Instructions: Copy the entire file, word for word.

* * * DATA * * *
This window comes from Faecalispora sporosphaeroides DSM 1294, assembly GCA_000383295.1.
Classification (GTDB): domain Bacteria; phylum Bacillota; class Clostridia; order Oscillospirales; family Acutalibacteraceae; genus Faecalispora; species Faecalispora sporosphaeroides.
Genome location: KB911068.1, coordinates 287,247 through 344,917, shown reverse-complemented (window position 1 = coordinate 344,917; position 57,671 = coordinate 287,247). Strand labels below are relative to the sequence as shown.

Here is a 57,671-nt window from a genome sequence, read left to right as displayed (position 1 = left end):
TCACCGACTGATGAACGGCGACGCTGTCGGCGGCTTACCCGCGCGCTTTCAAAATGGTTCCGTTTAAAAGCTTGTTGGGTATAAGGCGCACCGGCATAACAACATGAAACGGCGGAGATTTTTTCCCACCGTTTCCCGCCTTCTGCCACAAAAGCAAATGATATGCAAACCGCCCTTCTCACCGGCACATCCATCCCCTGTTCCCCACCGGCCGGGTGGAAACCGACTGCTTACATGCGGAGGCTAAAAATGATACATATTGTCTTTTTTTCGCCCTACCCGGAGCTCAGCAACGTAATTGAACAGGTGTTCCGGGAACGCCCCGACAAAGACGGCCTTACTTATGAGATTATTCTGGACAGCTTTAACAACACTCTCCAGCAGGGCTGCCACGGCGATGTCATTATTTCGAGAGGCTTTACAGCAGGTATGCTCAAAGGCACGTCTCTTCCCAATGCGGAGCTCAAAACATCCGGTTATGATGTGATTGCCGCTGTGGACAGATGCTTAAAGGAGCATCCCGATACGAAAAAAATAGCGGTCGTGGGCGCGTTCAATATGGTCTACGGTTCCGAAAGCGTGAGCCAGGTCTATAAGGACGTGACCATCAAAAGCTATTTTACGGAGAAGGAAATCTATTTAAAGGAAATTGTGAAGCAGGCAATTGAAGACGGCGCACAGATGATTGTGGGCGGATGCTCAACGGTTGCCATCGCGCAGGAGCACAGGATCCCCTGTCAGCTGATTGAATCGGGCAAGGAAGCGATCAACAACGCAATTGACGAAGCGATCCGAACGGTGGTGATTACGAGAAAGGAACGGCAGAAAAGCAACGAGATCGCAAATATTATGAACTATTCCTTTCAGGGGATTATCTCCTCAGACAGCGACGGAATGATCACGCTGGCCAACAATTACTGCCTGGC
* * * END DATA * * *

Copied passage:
This window comes from Faecalispora sporosphaeroides DSM 1294, assembly GCA_000383295.1.
Classification (GTDB): domain Bacteria; phylum Bacillota; class Clostridia; order Oscillospirales; family Acutalibacteraceae; genus Faecalispora; species Faecalispora sporosphaeroides.
Genome location: KB911068.1, coordinates 287,247 through 344,917, shown reverse-complemented (window position 1 = coordinate 344,917; position 57,671 = coordinate 287,247). Strand labels below are relative to the sequence as shown.

Here is a 57,671-nt window from a genome sequence, read left to right as displayed (position 1 = left end):
TCACCGACTGATGAACGGCGACGCTGTCGGCGGCTTACCCGCGCGCTTTCAAAATGGTTCCGTTTAAAAGCTTGTTGGGTATAAGGCGCACCGGCATAACAACATGAAACGGCGGAGATTTTTTCCCACCGTTTCCCGCCTTCTGCCACAAAAGCAAATGATATGCAAACCGCCCTTCTCACCGGCACATCCATCCCCTGTTCCCCACCGGCCGGGTGGAAACCGACTGCTTACATGCGGAGGCTAAAAATGATACATATTGTCTTTTTTTCGCCCTACCCGGAGCTCAGCAACGTAATTGAACAGGTGTTCCGGGAACGCCCCGACAAAGACGGCCTTACTTATGAGATTATTCTGGACAGCTTTAACAACACTCTCCAGCAGGGCTGCCACGGCGATGTCATTATTTCGAGAGGCTTTACAGCAGGTATGCTCAAAGGCACGTCTCTTCCCAATGCGGAGCTCAAAACATCCGGTTATGATGTGATTGCCGCTGTGGACAGATGCTTAAAGGAGCATCCCGATACGAAAAAAATAGCGGTCGTGGGCGCGTTCAATATGGTCTACGGTTCCGAAAGCGTGAGCCAGGTCTATAAGGACGTGACCATCAAAAGCTATTTTACGGAGAAGGAAATCTATTTAAAGGAAATTGTGAAGCAGGCAATTGAAGACGGCGCACAGATGATTGTGGGCGGATGCTCAACGGTTGCCATCGCGCAGGAGCACAGGATCCCCTGTCAGCTGATTGAATCGGGCAAGGAAGCGATCAACAACGCAATTGACGAAGCGATCCGAACGGTGGTGATTACGAGAAAGGAACGGCAGAAAAGCAACGAGATCGCAAATATTATGAACTATTCCTTTCAGGGGATTATCTCCTCAGACAGCGACGGAATGATCACGCTGGCCAACAATTACTGCCTGGC